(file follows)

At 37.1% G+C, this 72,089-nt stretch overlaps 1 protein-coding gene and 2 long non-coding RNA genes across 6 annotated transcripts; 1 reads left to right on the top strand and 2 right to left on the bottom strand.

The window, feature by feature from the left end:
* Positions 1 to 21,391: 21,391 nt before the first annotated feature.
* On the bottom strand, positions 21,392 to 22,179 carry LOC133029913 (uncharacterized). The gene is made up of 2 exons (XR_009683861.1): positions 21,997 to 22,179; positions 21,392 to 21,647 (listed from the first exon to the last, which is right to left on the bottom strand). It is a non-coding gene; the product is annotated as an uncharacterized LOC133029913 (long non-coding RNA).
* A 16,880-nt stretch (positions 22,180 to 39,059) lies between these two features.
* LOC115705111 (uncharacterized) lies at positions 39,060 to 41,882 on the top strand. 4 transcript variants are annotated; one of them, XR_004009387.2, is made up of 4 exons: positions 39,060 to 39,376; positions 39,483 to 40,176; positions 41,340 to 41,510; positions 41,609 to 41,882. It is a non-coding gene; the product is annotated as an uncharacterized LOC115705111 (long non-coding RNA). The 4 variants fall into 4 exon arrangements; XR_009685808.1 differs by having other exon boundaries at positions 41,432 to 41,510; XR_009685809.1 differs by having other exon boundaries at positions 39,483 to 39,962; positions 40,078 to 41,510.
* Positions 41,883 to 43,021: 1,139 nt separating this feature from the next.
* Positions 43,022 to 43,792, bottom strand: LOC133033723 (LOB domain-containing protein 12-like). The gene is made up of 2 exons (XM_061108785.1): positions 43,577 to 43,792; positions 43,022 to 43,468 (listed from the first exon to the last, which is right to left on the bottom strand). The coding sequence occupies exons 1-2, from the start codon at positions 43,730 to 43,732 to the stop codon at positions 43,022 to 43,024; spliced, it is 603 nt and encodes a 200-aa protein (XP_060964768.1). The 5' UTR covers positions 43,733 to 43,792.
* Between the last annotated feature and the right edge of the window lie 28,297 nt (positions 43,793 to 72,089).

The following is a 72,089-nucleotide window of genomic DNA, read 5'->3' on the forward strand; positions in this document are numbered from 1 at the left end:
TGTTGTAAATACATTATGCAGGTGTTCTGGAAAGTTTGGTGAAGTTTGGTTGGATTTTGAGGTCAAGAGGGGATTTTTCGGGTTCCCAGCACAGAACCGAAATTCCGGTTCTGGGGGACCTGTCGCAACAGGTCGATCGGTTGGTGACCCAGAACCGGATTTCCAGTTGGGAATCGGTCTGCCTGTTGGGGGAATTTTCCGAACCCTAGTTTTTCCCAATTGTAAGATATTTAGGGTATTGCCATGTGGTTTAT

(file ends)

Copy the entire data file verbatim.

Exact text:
At 37.1% G+C, this 72,089-nt stretch overlaps 1 protein-coding gene and 2 long non-coding RNA genes across 6 annotated transcripts; 1 reads left to right on the top strand and 2 right to left on the bottom strand.

The window, feature by feature from the left end:
* Positions 1 to 21,391: 21,391 nt before the first annotated feature.
* On the bottom strand, positions 21,392 to 22,179 carry LOC133029913 (uncharacterized). The gene is made up of 2 exons (XR_009683861.1): positions 21,997 to 22,179; positions 21,392 to 21,647 (listed from the first exon to the last, which is right to left on the bottom strand). It is a non-coding gene; the product is annotated as an uncharacterized LOC133029913 (long non-coding RNA).
* A 16,880-nt stretch (positions 22,180 to 39,059) lies between these two features.
* LOC115705111 (uncharacterized) lies at positions 39,060 to 41,882 on the top strand. 4 transcript variants are annotated; one of them, XR_004009387.2, is made up of 4 exons: positions 39,060 to 39,376; positions 39,483 to 40,176; positions 41,340 to 41,510; positions 41,609 to 41,882. It is a non-coding gene; the product is annotated as an uncharacterized LOC115705111 (long non-coding RNA). The 4 variants fall into 4 exon arrangements; XR_009685808.1 differs by having other exon boundaries at positions 41,432 to 41,510; XR_009685809.1 differs by having other exon boundaries at positions 39,483 to 39,962; positions 40,078 to 41,510.
* Positions 41,883 to 43,021: 1,139 nt separating this feature from the next.
* Positions 43,022 to 43,792, bottom strand: LOC133033723 (LOB domain-containing protein 12-like). The gene is made up of 2 exons (XM_061108785.1): positions 43,577 to 43,792; positions 43,022 to 43,468 (listed from the first exon to the last, which is right to left on the bottom strand). The coding sequence occupies exons 1-2, from the start codon at positions 43,730 to 43,732 to the stop codon at positions 43,022 to 43,024; spliced, it is 603 nt and encodes a 200-aa protein (XP_060964768.1). The 5' UTR covers positions 43,733 to 43,792.
* Between the last annotated feature and the right edge of the window lie 28,297 nt (positions 43,793 to 72,089).

The following is a 72,089-nucleotide window of genomic DNA, read 5'->3' on the forward strand; positions in this document are numbered from 1 at the left end:
TGTTGTAAATACATTATGCAGGTGTTCTGGAAAGTTTGGTGAAGTTTGGTTGGATTTTGAGGTCAAGAGGGGATTTTTCGGGTTCCCAGCACAGAACCGAAATTCCGGTTCTGGGGGACCTGTCGCAACAGGTCGATCGGTTGGTGACCCAGAACCGGATTTCCAGTTGGGAATCGGTCTGCCTGTTGGGGGAATTTTCCGAACCCTAGTTTTTCCCAATTGTAAGATATTTAGGGTATTGCCATGTGGTTTAT